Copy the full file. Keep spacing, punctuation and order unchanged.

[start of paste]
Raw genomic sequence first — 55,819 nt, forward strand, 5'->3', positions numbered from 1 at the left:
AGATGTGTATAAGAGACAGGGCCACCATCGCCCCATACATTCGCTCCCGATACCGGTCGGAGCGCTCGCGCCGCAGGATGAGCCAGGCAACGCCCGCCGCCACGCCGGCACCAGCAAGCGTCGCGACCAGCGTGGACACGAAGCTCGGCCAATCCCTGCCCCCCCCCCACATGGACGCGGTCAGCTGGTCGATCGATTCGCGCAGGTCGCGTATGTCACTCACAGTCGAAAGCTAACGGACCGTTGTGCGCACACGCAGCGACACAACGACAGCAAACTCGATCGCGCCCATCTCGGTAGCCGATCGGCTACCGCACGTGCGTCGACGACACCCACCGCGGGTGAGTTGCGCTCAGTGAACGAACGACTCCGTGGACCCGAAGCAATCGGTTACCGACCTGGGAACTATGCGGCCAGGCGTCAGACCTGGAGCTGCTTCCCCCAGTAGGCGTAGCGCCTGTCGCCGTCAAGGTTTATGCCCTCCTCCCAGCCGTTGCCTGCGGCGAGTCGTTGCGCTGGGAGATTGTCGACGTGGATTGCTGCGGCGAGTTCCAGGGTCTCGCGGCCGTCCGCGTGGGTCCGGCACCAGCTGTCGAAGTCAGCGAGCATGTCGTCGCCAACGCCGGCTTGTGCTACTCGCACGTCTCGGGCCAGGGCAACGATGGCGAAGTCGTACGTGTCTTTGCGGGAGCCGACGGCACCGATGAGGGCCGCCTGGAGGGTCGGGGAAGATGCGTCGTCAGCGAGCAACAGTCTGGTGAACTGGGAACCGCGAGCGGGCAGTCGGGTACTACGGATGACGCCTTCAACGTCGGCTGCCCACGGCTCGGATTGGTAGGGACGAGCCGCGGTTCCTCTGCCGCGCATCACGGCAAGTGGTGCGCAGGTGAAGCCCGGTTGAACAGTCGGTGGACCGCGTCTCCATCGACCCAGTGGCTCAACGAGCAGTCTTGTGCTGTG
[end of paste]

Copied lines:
Raw genomic sequence first — 55,819 nt, forward strand, 5'->3', positions numbered from 1 at the left:
AGATGTGTATAAGAGACAGGGCCACCATCGCCCCATACATTCGCTCCCGATACCGGTCGGAGCGCTCGCGCCGCAGGATGAGCCAGGCAACGCCCGCCGCCACGCCGGCACCAGCAAGCGTCGCGACCAGCGTGGACACGAAGCTCGGCCAATCCCTGCCCCCCCCCCACATGGACGCGGTCAGCTGGTCGATCGATTCGCGCAGGTCGCGTATGTCACTCACAGTCGAAAGCTAACGGACCGTTGTGCGCACACGCAGCGACACAACGACAGCAAACTCGATCGCGCCCATCTCGGTAGCCGATCGGCTACCGCACGTGCGTCGACGACACCCACCGCGGGTGAGTTGCGCTCAGTGAACGAACGACTCCGTGGACCCGAAGCAATCGGTTACCGACCTGGGAACTATGCGGCCAGGCGTCAGACCTGGAGCTGCTTCCCCCAGTAGGCGTAGCGCCTGTCGCCGTCAAGGTTTATGCCCTCCTCCCAGCCGTTGCCTGCGGCGAGTCGTTGCGCTGGGAGATTGTCGACGTGGATTGCTGCGGCGAGTTCCAGGGTCTCGCGGCCGTCCGCGTGGGTCCGGCACCAGCTGTCGAAGTCAGCGAGCATGTCGTCGCCAACGCCGGCTTGTGCTACTCGCACGTCTCGGGCCAGGGCAACGATGGCGAAGTCGTACGTGTCTTTGCGGGAGCCGACGGCACCGATGAGGGCCGCCTGGAGGGTCGGGGAAGATGCGTCGTCAGCGAGCAACAGTCTGGTGAACTGGGAACCGCGAGCGGGCAGTCGGGTACTACGGATGACGCCTTCAACGTCGGCTGCCCACGGCTCGGATTGGTAGGGACGAGCCGCGGTTCCTCTGCCGCGCATCACGGCAAGTGGTGCGCAGGTGAAGCCCGGTTGAACAGTCGGTGGACCGCGTCTCCATCGACCCAGTGGCTCAACGAGCAGTCTTGTGCTGTG